Free Wi-Fi at the Oakland Airport

Wow! How often do I get to write about something in this City that I’m just completely over the moon about? Like, never. Until today! Starting today, the Oakland Airport is going to be offering free wi-fi! Free!

Besides Oakland, the airport I probably spend the most time in is Denver International. Conveniently, Denver International just so happens to be my hands-down favorite airport, for two reasons. One, the smoking lounges. There are (as far as I know) three separate places to smoke at DIA, two after you pass security. Denver isn’t the only airport with a smoking area, but unlike, say, Salt Lake City or Atlanta, it provides pleasant accommodations. Instead of those depressing, ventilation-less glassed-in rooms like most airports have, where you get nauseated just walking in them, Denver has bars where you can smoke! They’re spacious, well-ventilated, and comfortable. And you get table service. It’s great.

Anyway, the other reason I love the Denver airport sooo much is because they have free wi-fi. This is just sooo nice and eliminates one of my most stressful travel dilemmas. Like, if you get to the airport and once you get through security and get settled, you only have like 45 minutes before your plane boards, and you want to get some work done, is it worth paying the $7.95 it costs to get online? Hard to say. Or say you’re at the airport, waiting for your flight, killing time reading Cosmo, and you get a phone call asking if you’ve read a certain local weekly columnist today, because it’s even more ridiculous than usual. If it was enough to warrant a phone call, you figure it must be pretty damn good, but is it good enough to be worth the price of a day pass?

At Denver International, you never have to deal with these little crises. You can use the internet whenever you want. If all you want to do is send one e-mail, no problem! Pop open your laptop and hop online. It’s free! If there was bad traffic on I-70 and you only have a few minutes before your plane leaves, it doesn’t matter. It costs nothing to get online. All you have to do is watch an ad.

Anyway, every single time I find myself in the Denver airport, I say to myself “Denver is so the best airport, what with the smoking lounges and the free wi-fi. The Oakland Airport sucks. Oakland should totally get free wi-fi. And not close all the restaurants at the same time.” And now, part of my wish has come true. I’m so excited!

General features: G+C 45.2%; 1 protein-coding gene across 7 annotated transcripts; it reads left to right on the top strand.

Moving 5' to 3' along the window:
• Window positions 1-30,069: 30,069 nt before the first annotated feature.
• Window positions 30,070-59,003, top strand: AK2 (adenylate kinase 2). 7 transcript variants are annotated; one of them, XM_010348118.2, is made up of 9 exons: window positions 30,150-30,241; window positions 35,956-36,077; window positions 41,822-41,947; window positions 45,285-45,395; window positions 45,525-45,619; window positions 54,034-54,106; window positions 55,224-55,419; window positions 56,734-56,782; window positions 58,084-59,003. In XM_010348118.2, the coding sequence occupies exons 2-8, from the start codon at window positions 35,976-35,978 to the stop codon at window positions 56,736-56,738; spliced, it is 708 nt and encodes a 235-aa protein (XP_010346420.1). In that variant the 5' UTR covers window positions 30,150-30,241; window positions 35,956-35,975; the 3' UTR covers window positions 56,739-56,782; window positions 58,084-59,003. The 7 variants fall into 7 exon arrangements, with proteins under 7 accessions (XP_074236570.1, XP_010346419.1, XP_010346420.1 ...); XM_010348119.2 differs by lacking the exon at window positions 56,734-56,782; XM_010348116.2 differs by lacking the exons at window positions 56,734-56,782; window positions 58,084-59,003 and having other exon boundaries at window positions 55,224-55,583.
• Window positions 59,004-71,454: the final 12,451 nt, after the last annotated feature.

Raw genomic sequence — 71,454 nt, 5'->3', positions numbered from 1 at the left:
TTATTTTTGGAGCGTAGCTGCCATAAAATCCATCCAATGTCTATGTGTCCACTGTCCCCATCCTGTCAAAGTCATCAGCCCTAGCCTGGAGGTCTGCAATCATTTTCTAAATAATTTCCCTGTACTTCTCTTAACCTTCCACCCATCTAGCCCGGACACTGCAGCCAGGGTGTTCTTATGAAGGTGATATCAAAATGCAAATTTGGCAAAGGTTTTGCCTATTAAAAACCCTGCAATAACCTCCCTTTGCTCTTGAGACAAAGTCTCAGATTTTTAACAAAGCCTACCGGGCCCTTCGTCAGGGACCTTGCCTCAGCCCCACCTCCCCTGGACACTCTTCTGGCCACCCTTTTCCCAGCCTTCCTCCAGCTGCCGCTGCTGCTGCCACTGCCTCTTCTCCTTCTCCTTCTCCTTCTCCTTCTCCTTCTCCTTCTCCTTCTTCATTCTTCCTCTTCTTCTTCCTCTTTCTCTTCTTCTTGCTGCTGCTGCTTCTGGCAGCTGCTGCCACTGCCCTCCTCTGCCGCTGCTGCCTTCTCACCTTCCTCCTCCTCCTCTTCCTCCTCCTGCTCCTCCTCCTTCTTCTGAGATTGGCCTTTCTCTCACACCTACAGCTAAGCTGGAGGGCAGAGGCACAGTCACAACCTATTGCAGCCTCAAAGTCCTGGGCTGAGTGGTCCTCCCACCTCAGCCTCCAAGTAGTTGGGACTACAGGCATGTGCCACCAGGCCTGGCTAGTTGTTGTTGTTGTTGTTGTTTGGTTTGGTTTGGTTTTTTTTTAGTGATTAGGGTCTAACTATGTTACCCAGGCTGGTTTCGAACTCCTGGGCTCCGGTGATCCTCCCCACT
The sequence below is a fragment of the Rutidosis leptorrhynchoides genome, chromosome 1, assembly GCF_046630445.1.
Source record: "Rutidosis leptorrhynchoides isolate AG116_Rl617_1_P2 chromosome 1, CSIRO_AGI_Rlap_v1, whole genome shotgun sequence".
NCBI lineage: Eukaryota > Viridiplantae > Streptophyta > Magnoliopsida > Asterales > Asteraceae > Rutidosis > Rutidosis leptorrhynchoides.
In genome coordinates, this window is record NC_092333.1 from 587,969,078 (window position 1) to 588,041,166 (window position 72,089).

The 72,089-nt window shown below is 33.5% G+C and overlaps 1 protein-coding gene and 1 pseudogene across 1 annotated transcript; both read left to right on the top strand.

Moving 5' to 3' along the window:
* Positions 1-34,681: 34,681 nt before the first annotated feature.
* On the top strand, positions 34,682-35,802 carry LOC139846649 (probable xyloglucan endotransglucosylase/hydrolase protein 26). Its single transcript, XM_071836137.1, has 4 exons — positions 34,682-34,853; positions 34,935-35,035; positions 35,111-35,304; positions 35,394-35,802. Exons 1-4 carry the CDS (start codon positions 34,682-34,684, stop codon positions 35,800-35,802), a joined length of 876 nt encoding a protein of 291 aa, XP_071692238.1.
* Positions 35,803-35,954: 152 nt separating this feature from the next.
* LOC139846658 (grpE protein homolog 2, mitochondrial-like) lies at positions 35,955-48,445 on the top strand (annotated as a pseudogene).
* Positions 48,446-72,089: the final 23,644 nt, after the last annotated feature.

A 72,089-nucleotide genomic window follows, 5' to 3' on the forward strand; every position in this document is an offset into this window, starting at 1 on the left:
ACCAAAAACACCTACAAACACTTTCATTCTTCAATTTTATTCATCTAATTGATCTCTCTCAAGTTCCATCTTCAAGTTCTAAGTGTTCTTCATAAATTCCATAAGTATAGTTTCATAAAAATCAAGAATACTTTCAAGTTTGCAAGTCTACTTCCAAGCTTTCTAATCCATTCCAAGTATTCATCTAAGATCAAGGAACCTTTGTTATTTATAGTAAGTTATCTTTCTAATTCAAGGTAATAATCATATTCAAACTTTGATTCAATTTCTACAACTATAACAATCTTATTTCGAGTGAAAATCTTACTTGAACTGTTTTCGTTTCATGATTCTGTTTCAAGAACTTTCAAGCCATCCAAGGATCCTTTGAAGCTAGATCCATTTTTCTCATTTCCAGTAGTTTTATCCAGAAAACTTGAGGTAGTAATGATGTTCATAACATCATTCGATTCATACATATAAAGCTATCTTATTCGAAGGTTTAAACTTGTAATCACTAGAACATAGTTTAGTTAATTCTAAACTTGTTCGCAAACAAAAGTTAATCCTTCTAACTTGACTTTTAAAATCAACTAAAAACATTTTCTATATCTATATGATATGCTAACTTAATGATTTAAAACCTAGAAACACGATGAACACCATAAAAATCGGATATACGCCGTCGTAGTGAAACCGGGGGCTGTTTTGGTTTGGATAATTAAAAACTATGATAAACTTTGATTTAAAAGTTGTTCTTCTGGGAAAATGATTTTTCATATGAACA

Oakland is using FreeFi, the same company that provides the awesome service in Denver. FreeFi has a three-year contract and will be using the wireless infrastructure installed by former wifi provider Sprint, and most recently used by Boingo. And this amazing service is only going to cost the Port $34,000 this year (PDF!). So totally worth it.

12 thoughts on “Free Wi-Fi at the Oakland Airport

  1. Max Allstadt

    A three year contract is about as long as I would condone. Smartphone saturation, 3G and WiMax availability will ramp up in the next five years to the point where wi-fi is obsolete. WiMax is ubiquitous long range (as in miles) broadband. By the end of the port’s 3 year contract with FreeFi, we can expect most new laptops to come with a WiMix modem built in and standard.

    For now, however, free wi-fi is just one more asset for our airport, one more way to keep it competitive. Good stuff.

  2. das88

    I think you have it backwards. Looking at the PDF FreeFi will pay the Port $50k. This increases to $60k in year 2, and $70k in year 3.

    It will cost the Port money in the sense that Boingo was paying them more per month, but that was only because Boingo was charging end-users a day rate. The new service will be entirely ad supported.

  3. V Smoothe Post author

    I wouldn’t call it backwards, das88. The Port is currently receiving $84,000/year from Boingo. Boingo offered to extend their contract and pay at an increased rate of $120,000/year. With FreeFi paying a permit fee of $50,000/year in the first year, this represents a real reduction in revenue of $34,000 and a loss of potential revenue of $70,000. Now, as I said in the post, I think the service is worth it. But it’s important to understand that there’s real cost involved.

  4. das88

    Wow, that is completely f-up’ed! I point out a simple correction, and you get all defensive, slam me down, and then go edit your post which makes me look silly.